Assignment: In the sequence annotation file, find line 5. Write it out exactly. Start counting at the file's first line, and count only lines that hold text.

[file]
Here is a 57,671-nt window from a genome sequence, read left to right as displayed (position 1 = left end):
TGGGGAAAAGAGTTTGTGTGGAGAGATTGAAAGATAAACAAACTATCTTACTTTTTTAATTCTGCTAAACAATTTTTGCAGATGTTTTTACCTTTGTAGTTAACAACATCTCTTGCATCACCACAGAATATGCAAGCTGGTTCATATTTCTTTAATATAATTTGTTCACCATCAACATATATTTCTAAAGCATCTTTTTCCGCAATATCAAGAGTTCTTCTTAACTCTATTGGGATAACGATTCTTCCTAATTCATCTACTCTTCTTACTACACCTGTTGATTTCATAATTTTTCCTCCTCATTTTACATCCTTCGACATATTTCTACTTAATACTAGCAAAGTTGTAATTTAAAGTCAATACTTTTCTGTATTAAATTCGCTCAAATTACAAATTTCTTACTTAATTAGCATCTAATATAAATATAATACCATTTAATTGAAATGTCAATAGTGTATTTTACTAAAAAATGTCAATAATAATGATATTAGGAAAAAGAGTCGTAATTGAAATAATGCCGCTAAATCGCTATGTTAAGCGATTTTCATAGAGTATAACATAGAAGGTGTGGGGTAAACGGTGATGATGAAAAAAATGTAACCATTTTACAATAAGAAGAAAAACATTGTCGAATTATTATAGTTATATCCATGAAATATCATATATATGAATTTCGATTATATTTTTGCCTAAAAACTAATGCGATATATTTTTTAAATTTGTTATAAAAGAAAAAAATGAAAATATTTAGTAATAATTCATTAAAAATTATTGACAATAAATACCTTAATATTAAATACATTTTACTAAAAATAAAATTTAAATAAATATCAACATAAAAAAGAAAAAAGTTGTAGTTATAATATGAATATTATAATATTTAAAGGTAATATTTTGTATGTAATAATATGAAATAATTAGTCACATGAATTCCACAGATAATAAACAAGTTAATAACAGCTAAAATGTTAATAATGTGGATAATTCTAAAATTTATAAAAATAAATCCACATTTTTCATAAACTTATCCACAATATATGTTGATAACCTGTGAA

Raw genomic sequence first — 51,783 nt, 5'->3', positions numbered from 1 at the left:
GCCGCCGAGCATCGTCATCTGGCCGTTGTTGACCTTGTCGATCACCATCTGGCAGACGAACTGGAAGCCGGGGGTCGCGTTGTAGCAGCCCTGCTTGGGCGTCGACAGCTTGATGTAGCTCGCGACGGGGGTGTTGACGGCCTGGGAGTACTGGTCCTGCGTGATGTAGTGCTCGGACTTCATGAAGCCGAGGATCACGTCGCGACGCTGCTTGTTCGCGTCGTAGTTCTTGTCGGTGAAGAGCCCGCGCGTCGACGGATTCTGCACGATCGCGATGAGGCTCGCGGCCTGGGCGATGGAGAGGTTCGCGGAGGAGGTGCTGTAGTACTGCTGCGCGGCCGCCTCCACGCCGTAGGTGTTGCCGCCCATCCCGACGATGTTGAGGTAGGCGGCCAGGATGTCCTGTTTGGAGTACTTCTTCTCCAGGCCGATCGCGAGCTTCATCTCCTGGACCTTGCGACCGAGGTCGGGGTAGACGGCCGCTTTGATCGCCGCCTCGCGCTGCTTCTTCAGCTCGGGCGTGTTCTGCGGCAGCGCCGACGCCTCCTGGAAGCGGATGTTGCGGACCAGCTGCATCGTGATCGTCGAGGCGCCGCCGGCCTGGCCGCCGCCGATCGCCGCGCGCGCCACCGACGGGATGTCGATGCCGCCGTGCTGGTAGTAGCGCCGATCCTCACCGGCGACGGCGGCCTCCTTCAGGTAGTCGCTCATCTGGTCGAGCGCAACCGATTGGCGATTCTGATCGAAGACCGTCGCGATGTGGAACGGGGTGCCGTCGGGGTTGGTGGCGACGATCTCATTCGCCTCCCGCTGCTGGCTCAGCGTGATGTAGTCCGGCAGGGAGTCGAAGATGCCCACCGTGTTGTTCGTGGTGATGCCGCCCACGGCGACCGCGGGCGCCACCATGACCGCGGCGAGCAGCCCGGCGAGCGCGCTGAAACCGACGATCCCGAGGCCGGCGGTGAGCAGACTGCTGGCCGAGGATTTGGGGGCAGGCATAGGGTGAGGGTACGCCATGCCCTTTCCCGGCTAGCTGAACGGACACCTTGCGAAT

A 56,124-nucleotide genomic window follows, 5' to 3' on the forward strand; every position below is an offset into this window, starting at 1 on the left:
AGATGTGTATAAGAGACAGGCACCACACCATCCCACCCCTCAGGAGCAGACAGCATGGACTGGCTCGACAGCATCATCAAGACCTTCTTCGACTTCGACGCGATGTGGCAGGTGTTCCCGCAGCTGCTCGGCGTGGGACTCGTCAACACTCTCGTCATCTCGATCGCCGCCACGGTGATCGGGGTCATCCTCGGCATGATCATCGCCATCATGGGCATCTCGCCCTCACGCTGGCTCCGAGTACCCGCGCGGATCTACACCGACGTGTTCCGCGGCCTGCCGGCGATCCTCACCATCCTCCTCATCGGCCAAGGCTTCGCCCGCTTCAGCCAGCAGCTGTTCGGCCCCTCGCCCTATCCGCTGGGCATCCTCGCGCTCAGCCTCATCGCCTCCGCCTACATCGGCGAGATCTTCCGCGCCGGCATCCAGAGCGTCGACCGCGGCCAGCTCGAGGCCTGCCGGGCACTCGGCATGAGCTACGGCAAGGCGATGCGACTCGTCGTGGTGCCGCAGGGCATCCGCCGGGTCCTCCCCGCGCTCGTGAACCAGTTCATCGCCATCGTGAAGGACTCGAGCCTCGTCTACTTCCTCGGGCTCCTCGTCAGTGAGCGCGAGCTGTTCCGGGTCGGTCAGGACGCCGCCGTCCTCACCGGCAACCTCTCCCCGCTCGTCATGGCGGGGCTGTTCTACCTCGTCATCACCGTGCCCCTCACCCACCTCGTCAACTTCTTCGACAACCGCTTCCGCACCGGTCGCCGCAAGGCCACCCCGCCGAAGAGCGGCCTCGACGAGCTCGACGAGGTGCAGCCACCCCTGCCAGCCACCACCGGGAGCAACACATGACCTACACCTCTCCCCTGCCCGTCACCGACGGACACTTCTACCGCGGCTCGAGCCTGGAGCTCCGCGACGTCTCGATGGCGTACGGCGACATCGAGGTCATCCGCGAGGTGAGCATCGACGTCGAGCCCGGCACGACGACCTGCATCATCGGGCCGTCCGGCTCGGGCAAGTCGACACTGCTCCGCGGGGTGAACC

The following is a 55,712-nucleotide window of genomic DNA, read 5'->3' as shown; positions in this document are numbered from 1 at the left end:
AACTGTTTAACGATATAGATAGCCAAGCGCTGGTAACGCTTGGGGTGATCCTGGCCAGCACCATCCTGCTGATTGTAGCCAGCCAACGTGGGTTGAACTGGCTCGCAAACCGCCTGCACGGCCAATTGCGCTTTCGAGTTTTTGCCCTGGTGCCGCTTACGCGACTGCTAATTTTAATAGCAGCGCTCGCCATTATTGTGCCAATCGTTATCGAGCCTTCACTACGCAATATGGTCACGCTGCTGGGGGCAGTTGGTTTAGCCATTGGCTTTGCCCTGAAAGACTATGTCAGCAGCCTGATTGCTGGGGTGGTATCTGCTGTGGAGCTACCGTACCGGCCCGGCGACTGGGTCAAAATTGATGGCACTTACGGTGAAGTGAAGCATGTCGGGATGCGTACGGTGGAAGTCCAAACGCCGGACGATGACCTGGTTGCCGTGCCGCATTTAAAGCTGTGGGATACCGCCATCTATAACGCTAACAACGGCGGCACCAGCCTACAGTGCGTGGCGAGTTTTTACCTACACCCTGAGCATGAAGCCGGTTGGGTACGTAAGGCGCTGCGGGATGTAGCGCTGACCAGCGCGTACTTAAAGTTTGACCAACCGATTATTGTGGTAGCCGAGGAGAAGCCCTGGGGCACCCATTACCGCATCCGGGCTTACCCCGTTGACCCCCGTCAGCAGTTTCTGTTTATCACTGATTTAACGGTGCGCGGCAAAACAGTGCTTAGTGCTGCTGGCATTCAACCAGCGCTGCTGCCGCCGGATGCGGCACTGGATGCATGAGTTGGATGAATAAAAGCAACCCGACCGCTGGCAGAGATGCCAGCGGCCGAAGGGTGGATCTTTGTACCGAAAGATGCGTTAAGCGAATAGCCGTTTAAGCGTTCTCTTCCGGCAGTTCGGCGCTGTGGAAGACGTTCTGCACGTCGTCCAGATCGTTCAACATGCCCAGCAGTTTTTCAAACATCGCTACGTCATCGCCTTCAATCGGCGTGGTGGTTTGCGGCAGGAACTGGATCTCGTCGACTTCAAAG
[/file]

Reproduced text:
A 56,124-nucleotide genomic window follows, 5' to 3' on the forward strand; every position below is an offset into this window, starting at 1 on the left: